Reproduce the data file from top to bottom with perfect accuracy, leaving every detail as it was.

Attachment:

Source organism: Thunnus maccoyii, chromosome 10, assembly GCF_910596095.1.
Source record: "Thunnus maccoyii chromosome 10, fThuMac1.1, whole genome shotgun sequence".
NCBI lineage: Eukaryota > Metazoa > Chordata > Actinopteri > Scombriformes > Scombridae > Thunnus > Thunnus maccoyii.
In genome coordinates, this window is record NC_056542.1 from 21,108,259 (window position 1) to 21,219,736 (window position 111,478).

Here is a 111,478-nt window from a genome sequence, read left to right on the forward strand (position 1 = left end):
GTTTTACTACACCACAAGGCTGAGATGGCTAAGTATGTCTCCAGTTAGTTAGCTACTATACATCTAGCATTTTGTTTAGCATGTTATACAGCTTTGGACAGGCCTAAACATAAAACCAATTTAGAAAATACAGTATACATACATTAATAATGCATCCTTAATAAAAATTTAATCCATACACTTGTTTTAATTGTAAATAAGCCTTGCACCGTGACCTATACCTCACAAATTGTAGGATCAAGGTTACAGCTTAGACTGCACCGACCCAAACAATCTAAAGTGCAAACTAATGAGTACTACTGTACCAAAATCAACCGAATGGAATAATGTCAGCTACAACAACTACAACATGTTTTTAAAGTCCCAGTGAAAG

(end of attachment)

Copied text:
Source organism: Thunnus maccoyii, chromosome 10, assembly GCF_910596095.1.
Source record: "Thunnus maccoyii chromosome 10, fThuMac1.1, whole genome shotgun sequence".
NCBI lineage: Eukaryota > Metazoa > Chordata > Actinopteri > Scombriformes > Scombridae > Thunnus > Thunnus maccoyii.
In genome coordinates, this window is record NC_056542.1 from 21,108,259 (window position 1) to 21,219,736 (window position 111,478).

Here is a 111,478-nt window from a genome sequence, read left to right on the forward strand (position 1 = left end):
GTTTTACTACACCACAAGGCTGAGATGGCTAAGTATGTCTCCAGTTAGTTAGCTACTATACATCTAGCATTTTGTTTAGCATGTTATACAGCTTTGGACAGGCCTAAACATAAAACCAATTTAGAAAATACAGTATACATACATTAATAATGCATCCTTAATAAAAATTTAATCCATACACTTGTTTTAATTGTAAATAAGCCTTGCACCGTGACCTATACCTCACAAATTGTAGGATCAAGGTTACAGCTTAGACTGCACCGACCCAAACAATCTAAAGTGCAAACTAATGAGTACTACTGTACCAAAATCAACCGAATGGAATAATGTCAGCTACAACAACTACAACATGTTTTTAAAGTCCCAGTGAAAG